"The Discovery Engine, (or, Algorithms Everywhere and Nowhere)" is one of two short stories written by Professor Christopher Ketly in the peer-reviewed article Two Fables. This short story imagines a world where the "myth of the Romantic Author" died. As a result, the US government reformed intellectual property laws, allowing for major corporations to remix and reuse content in brand new ways.
[A]fter all the big media companies had figured out how to Spotify everything, there was not much reason to hemorrhage money into controlling media, when the game was to extract value in other ways: discovering, sorting, searching, repackaging, and repurposing. Copyright enforcement fell away; with everything open, or so multiply licensed it was impossible to track, it became clear that real, new growth was in repackaging and reselling information rather than investing in the creation of new information. New information had margins way too low to invest in anymore, even if novelty still drove the market more than ever. Something about the old argument that supporters of copyright terms used to make—that copyright was an incentive for people to create—no longer seemed to even make sense. Innovation certainly had not died, nor had the music.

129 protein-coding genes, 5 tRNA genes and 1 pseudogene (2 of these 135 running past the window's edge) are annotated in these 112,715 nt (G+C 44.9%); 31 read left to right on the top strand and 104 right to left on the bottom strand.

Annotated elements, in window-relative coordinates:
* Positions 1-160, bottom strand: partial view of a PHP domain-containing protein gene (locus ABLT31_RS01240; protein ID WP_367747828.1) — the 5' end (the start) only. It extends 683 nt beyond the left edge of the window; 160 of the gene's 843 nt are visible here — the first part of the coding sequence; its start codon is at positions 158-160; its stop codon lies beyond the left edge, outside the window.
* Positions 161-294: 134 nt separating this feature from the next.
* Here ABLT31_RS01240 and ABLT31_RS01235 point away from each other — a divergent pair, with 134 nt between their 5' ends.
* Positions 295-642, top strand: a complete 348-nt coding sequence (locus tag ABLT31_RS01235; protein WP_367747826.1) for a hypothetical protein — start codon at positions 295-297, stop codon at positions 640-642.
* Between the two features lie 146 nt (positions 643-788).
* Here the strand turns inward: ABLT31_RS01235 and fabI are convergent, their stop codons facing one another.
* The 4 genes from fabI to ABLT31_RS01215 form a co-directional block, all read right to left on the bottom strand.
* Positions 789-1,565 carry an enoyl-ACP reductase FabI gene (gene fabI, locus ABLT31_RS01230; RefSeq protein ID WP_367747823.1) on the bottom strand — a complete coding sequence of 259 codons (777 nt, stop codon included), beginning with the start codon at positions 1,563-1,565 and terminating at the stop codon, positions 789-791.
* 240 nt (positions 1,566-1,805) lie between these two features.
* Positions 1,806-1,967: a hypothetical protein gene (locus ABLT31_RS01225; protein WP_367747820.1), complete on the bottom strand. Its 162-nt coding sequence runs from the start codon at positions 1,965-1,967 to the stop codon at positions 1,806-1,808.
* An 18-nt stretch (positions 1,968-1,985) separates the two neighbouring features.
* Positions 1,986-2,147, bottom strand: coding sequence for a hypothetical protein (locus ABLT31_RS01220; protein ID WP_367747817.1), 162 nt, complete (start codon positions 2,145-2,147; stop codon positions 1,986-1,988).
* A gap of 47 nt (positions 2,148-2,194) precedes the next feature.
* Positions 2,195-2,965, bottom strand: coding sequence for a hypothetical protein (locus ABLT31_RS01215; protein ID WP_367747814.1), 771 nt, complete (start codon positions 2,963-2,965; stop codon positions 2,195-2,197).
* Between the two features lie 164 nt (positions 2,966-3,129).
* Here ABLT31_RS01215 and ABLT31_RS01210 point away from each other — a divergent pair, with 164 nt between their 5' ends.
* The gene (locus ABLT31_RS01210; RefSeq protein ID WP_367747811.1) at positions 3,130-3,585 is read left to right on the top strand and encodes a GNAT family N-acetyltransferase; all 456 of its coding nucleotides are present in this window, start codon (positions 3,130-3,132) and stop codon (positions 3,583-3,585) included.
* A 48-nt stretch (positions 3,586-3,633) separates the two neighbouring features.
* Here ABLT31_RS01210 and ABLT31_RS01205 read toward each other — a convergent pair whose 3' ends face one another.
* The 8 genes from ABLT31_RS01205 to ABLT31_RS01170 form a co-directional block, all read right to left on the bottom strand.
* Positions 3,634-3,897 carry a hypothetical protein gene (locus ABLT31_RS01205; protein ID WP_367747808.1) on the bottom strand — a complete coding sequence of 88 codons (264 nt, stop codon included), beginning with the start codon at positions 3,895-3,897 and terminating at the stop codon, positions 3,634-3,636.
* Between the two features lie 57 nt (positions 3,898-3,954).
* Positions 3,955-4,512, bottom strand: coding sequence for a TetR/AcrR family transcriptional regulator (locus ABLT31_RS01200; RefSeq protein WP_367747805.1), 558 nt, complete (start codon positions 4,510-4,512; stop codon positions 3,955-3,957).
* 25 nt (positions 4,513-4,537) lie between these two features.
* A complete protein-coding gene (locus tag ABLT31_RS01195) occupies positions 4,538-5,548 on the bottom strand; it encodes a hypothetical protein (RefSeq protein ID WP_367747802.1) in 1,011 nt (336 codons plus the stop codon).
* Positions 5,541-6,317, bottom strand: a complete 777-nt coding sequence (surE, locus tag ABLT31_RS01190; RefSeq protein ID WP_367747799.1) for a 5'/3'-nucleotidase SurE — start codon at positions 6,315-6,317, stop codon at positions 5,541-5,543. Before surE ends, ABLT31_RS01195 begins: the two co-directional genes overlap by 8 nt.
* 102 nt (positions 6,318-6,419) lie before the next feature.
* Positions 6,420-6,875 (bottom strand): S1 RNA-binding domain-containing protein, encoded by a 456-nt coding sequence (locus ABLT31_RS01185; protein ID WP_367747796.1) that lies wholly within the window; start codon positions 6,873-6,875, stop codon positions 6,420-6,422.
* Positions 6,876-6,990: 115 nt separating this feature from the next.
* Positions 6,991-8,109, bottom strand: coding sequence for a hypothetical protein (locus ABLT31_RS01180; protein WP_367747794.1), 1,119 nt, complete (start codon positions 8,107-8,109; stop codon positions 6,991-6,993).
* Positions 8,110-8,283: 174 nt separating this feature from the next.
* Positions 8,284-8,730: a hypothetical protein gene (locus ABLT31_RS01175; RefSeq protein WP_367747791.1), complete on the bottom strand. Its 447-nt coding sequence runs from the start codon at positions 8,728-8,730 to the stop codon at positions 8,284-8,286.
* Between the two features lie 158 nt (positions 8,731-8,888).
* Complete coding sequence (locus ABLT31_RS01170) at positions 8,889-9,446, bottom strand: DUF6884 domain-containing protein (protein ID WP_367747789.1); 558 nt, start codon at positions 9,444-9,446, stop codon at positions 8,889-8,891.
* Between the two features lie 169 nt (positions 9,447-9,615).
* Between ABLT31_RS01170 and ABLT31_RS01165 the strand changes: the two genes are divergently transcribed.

Innovations included, but were not limited to:
- Repackaging public domain and 'orphan works' for modern-day audiences, through clever marketing techniques (Example: "Who in their right mind would sit through an entire Cassavetes movie when it was possible to watch it unfold as the crazy mashed-up backstory of an X-Men film?")
- Using English-to-English machine-translation algorithms to change the readability of texts to match a user's desires
- Personalizing manuscripts to tailor to an individual's personal biases and beliefs (for example, renaming characters and locations)...but not too much, because you still want people to discuss with each other about the same reading experience(s)